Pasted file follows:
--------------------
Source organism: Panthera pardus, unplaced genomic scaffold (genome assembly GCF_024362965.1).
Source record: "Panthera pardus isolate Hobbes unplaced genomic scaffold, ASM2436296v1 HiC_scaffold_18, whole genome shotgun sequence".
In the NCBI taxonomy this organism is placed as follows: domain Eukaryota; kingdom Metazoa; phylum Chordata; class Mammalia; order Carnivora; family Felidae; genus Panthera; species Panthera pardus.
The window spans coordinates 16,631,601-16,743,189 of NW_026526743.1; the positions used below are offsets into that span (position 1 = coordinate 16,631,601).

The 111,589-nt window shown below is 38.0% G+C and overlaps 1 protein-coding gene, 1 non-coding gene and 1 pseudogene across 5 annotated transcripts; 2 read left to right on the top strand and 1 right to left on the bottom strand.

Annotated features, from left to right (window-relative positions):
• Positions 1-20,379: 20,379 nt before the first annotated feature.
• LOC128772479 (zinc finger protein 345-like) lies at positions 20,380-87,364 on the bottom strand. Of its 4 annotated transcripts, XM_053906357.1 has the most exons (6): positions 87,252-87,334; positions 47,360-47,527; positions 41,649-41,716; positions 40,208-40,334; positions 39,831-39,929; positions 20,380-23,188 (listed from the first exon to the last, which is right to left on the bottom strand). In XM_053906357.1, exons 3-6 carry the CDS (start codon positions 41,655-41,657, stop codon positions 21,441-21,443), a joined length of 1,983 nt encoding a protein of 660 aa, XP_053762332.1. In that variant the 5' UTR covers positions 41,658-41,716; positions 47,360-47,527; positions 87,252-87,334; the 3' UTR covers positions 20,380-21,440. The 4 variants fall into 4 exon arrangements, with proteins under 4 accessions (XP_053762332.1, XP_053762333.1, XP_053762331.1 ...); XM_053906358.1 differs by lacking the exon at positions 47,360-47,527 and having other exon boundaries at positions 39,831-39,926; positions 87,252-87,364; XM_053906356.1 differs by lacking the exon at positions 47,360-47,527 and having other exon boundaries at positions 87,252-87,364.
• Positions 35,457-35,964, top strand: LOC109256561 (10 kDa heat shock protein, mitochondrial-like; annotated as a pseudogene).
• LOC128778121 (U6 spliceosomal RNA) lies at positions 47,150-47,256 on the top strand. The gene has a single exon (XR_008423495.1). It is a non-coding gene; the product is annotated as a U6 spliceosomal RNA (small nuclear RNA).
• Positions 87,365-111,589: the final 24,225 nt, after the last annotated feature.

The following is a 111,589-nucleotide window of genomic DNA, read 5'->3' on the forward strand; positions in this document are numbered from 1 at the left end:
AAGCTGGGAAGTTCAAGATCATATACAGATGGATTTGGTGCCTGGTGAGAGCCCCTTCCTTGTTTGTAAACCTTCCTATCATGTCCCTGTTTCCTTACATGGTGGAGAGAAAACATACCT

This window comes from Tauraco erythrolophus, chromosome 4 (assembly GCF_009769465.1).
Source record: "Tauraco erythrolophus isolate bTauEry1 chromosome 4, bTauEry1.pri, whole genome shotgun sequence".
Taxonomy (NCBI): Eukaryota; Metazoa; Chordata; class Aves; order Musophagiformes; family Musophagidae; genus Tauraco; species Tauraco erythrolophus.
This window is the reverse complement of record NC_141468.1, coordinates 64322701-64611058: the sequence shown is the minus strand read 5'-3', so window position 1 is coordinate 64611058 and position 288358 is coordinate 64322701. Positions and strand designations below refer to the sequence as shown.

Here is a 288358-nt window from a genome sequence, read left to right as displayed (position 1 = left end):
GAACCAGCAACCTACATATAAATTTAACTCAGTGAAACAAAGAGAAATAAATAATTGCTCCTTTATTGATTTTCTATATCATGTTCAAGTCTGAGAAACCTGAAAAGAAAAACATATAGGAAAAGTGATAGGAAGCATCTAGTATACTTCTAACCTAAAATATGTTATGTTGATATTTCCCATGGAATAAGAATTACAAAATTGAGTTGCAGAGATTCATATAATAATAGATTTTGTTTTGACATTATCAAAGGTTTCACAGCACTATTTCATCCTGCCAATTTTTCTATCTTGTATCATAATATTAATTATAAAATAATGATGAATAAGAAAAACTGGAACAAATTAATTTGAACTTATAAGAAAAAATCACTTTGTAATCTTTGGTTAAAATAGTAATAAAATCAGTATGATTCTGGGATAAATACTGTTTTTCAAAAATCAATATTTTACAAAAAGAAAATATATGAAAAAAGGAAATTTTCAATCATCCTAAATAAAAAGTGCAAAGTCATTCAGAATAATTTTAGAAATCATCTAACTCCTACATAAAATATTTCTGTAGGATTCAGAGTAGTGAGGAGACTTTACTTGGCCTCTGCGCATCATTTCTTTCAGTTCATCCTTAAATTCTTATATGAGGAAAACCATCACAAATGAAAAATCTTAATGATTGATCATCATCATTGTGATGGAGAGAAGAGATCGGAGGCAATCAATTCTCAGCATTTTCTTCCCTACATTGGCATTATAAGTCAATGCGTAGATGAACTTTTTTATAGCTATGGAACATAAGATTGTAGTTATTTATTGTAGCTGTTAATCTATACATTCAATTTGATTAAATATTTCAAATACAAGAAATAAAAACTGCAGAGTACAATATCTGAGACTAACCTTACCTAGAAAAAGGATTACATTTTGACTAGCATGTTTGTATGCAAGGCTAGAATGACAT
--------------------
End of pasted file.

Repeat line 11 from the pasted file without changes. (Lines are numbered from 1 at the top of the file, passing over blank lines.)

• Positions 87,365-111,589: the final 24,225 nt, after the last annotated feature.